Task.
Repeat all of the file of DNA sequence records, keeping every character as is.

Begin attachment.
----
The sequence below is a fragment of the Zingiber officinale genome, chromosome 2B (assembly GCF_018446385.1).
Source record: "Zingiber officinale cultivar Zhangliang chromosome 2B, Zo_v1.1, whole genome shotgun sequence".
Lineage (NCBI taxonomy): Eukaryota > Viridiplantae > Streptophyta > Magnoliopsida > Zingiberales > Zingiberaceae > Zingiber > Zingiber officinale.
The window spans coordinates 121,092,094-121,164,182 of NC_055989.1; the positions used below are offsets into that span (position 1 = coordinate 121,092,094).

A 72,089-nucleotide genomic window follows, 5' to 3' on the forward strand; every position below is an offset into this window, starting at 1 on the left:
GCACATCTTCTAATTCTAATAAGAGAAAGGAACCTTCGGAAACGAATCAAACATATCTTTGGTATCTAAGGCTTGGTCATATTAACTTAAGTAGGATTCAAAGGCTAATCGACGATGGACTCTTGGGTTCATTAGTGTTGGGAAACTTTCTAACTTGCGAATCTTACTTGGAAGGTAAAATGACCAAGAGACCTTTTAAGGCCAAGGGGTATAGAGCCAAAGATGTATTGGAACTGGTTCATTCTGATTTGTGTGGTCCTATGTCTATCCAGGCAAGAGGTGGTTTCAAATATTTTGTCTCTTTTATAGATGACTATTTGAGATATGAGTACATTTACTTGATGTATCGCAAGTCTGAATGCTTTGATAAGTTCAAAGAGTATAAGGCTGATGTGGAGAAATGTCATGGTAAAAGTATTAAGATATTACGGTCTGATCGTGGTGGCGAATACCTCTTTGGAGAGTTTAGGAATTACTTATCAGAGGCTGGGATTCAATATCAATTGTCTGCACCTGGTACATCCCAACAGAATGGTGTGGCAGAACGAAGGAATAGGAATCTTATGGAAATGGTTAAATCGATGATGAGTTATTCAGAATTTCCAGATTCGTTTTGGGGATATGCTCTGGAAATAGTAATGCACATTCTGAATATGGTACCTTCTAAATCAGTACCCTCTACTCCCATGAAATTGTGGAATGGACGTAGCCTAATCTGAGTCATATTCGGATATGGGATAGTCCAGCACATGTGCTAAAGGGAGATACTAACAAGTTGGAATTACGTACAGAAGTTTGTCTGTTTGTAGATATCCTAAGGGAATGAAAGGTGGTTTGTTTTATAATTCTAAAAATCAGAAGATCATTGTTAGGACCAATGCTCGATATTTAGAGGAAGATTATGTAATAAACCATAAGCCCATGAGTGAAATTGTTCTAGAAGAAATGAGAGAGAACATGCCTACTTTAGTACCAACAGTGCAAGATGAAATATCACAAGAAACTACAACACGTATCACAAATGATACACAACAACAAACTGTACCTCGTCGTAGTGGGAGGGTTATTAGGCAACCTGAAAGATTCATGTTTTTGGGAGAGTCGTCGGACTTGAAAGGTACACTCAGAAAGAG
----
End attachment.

The sequence below is a fragment of the Zingiber officinale genome, chromosome 2B (assembly GCF_018446385.1).
Source record: "Zingiber officinale cultivar Zhangliang chromosome 2B, Zo_v1.1, whole genome shotgun sequence".
Lineage (NCBI taxonomy): Eukaryota > Viridiplantae > Streptophyta > Magnoliopsida > Zingiberales > Zingiberaceae > Zingiber > Zingiber officinale.
The window spans coordinates 121,092,094-121,164,182 of NC_055989.1; the positions used below are offsets into that span (position 1 = coordinate 121,092,094).

A 72,089-nucleotide genomic window follows, 5' to 3' on the forward strand; every position below is an offset into this window, starting at 1 on the left:
GCACATCTTCTAATTCTAATAAGAGAAAGGAACCTTCGGAAACGAATCAAACATATCTTTGGTATCTAAGGCTTGGTCATATTAACTTAAGTAGGATTCAAAGGCTAATCGACGATGGACTCTTGGGTTCATTAGTGTTGGGAAACTTTCTAACTTGCGAATCTTACTTGGAAGGTAAAATGACCAAGAGACCTTTTAAGGCCAAGGGGTATAGAGCCAAAGATGTATTGGAACTGGTTCATTCTGATTTGTGTGGTCCTATGTCTATCCAGGCAAGAGGTGGTTTCAAATATTTTGTCTCTTTTATAGATGACTATTTGAGATATGAGTACATTTACTTGATGTATCGCAAGTCTGAATGCTTTGATAAGTTCAAAGAGTATAAGGCTGATGTGGAGAAATGTCATGGTAAAAGTATTAAGATATTACGGTCTGATCGTGGTGGCGAATACCTCTTTGGAGAGTTTAGGAATTACTTATCAGAGGCTGGGATTCAATATCAATTGTCTGCACCTGGTACATCCCAACAGAATGGTGTGGCAGAACGAAGGAATAGGAATCTTATGGAAATGGTTAAATCGATGATGAGTTATTCAGAATTTCCAGATTCGTTTTGGGGATATGCTCTGGAAATAGTAATGCACATTCTGAATATGGTACCTTCTAAATCAGTACCCTCTACTCCCATGAAATTGTGGAATGGACGTAGCCTAATCTGAGTCATATTCGGATATGGGATAGTCCAGCACATGTGCTAAAGGGAGATACTAACAAGTTGGAATTACGTACAGAAGTTTGTCTGTTTGTAGATATCCTAAGGGAATGAAAGGTGGTTTGTTTTATAATTCTAAAAATCAGAAGATCATTGTTAGGACCAATGCTCGATATTTAGAGGAAGATTATGTAATAAACCATAAGCCCATGAGTGAAATTGTTCTAGAAGAAATGAGAGAGAACATGCCTACTTTAGTACCAACAGTGCAAGATGAAATATCACAAGAAACTACAACACGTATCACAAATGATACACAACAACAAACTGTACCTCGTCGTAGTGGGAGGGTTATTAGGCAACCTGAAAGATTCATGTTTTTGGGAGAGTCGTCGGACTTGAAAGGTACACTCAGAAAGAG